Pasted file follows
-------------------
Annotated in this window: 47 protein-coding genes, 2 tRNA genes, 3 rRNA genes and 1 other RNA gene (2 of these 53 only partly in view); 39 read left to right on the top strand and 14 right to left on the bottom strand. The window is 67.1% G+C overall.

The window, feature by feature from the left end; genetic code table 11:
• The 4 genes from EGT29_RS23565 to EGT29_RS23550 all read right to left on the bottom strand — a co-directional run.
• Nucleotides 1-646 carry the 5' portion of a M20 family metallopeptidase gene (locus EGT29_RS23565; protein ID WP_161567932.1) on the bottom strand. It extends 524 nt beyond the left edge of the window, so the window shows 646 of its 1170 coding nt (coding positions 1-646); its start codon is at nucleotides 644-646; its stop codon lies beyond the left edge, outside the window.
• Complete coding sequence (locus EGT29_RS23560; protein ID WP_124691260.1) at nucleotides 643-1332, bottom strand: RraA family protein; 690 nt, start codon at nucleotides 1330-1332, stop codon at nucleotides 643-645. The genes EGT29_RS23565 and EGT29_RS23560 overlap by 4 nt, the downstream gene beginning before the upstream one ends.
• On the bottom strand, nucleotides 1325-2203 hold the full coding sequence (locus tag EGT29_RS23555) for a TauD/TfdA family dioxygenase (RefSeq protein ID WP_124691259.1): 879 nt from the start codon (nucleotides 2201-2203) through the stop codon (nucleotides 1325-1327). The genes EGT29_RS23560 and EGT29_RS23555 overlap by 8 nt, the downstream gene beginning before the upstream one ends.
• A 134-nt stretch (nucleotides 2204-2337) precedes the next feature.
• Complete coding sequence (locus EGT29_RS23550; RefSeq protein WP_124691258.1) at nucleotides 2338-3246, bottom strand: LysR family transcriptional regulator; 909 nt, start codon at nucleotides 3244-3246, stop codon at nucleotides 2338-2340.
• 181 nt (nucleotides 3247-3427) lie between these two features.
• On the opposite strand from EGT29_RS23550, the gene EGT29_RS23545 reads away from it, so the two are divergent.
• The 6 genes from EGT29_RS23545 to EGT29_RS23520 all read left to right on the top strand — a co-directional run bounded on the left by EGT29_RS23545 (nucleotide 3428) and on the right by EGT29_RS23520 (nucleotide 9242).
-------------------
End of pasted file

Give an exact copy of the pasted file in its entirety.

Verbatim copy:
Annotated in this window: 47 protein-coding genes, 2 tRNA genes, 3 rRNA genes and 1 other RNA gene (2 of these 53 only partly in view); 39 read left to right on the top strand and 14 right to left on the bottom strand. The window is 67.1% G+C overall.

The window, feature by feature from the left end; genetic code table 11:
• The 4 genes from EGT29_RS23565 to EGT29_RS23550 all read right to left on the bottom strand — a co-directional run.
• Nucleotides 1-646 carry the 5' portion of a M20 family metallopeptidase gene (locus EGT29_RS23565; protein ID WP_161567932.1) on the bottom strand. It extends 524 nt beyond the left edge of the window, so the window shows 646 of its 1170 coding nt (coding positions 1-646); its start codon is at nucleotides 644-646; its stop codon lies beyond the left edge, outside the window.
• Complete coding sequence (locus EGT29_RS23560; protein ID WP_124691260.1) at nucleotides 643-1332, bottom strand: RraA family protein; 690 nt, start codon at nucleotides 1330-1332, stop codon at nucleotides 643-645. The genes EGT29_RS23565 and EGT29_RS23560 overlap by 4 nt, the downstream gene beginning before the upstream one ends.
• On the bottom strand, nucleotides 1325-2203 hold the full coding sequence (locus tag EGT29_RS23555) for a TauD/TfdA family dioxygenase (RefSeq protein ID WP_124691259.1): 879 nt from the start codon (nucleotides 2201-2203) through the stop codon (nucleotides 1325-1327). The genes EGT29_RS23560 and EGT29_RS23555 overlap by 8 nt, the downstream gene beginning before the upstream one ends.
• A 134-nt stretch (nucleotides 2204-2337) precedes the next feature.
• Complete coding sequence (locus EGT29_RS23550; RefSeq protein WP_124691258.1) at nucleotides 2338-3246, bottom strand: LysR family transcriptional regulator; 909 nt, start codon at nucleotides 3244-3246, stop codon at nucleotides 2338-2340.
• 181 nt (nucleotides 3247-3427) lie between these two features.
• On the opposite strand from EGT29_RS23550, the gene EGT29_RS23545 reads away from it, so the two are divergent.
• The 6 genes from EGT29_RS23545 to EGT29_RS23520 all read left to right on the top strand — a co-directional run bounded on the left by EGT29_RS23545 (nucleotide 3428) and on the right by EGT29_RS23520 (nucleotide 9242).